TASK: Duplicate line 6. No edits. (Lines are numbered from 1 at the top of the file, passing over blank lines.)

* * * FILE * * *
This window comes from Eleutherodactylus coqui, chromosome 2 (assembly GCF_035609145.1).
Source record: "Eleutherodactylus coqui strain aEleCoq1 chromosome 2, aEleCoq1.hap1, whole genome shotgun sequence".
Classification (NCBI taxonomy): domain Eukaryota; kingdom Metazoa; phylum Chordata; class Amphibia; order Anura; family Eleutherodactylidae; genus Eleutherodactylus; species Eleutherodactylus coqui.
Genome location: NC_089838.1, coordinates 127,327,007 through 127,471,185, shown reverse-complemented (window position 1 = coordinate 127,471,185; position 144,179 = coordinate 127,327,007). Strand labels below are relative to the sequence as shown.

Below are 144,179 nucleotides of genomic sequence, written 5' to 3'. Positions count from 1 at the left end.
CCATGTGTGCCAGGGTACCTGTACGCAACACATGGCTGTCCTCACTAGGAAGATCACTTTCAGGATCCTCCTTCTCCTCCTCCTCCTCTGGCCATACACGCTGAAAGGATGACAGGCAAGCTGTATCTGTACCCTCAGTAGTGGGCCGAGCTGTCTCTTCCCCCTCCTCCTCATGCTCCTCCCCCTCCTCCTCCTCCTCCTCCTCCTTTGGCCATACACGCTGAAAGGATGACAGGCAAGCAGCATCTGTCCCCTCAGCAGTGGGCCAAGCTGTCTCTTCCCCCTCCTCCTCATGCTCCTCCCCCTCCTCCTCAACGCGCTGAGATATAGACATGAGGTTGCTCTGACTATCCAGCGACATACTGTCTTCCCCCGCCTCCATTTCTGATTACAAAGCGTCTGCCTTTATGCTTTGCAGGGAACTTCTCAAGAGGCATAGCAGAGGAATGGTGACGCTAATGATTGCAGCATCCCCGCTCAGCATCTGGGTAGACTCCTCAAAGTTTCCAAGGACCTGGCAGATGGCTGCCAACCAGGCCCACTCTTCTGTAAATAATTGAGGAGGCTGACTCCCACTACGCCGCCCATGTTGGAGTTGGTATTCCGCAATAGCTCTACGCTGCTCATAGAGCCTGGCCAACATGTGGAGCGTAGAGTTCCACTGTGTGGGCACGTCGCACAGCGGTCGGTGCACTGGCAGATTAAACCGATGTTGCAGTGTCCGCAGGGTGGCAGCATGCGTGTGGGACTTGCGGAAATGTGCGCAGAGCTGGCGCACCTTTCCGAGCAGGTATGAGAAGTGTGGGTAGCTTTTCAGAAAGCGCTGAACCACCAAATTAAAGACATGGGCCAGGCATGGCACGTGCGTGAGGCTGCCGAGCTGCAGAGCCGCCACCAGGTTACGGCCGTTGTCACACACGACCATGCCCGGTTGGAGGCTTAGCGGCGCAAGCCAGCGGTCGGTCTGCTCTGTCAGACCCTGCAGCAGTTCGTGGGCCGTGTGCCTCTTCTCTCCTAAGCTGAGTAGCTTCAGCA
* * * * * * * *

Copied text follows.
CCATGTGTGCCAGGGTACCTGTACGCAACACATGGCTGTCCTCACTAGGAAGATCACTTTCAGGATCCTCCTTCTCCTCCTCCTCCTCTGGCCATACACGCTGAAAGGATGACAGGCAAGCTGTATCTGTACCCTCAGTAGTGGGCCGAGCTGTCTCTTCCCCCTCCTCCTCATGCTCCTCCCCCTCCTCCTCCTCCTCCTCCTCCTTTGGCCATACACGCTGAAAGGATGACAGGCAAGCAGCATCTGTCCCCTCAGCAGTGGGCCAAGCTGTCTCTTCCCCCTCCTCCTCATGCTCCTCCCCCTCCTCCTCAACGCGCTGAGATATAGACATGAGGTTGCTCTGACTATCCAGCGACATACTGTCTTCCCCCGCCTCCATTTCTGATTACAAAGCGTCTGCCTTTATGCTTTGCAGGGAACTTCTCAAGAGGCATAGCAGAGGAATGGTGACGCTAATGATTGCAGCATCCCCGCTCAGCATCTGGGTAGACTCCTCAAAGTTTCCAAGGACCTGGCAGATGGCTGCCAACCAGGCCCACTCTTCTGTAAATAATTGAGGAGGCTGACTCCCACTACGCCGCCCATGTTGGAGTTGGTATTCCGCAATAGCTCTACGCTGCTCATAGAGCCTGGCCAACATGTGGAGCGTAGAGTTCCACTGTGTGGGCACGTCGCACAGCGGTCGGTGCACTGGCAGATTAAACCGATGTTGCAGTGTCCGCAGGGTGGCAGCATGCGTGTGGGACTTGCGGAAATGTGCGCAGAGCTGGCGCACCTTTCCGAGCAGGTATGAGAAGTGTGGGTAGCTTTTCAGAAAGCGCTGAACCACCAAATTAAAGACATGGGCCAGGCATGGCACGTGCGTGAGGCTGCCGAGCTGCAGAGCCGCCACCAGGTTACGGCCGTTGTCACACACGACCATGCCCGGTTGGAGGCTTAGCGGCGCAAGCCAGCGGTCGGTCTGCTCTGTCAGACCCTGCAGCAGTTCGTGGGCCGTGTGCCTCTTCTCTCCTAAGCTGAGTAGCTTCAGCA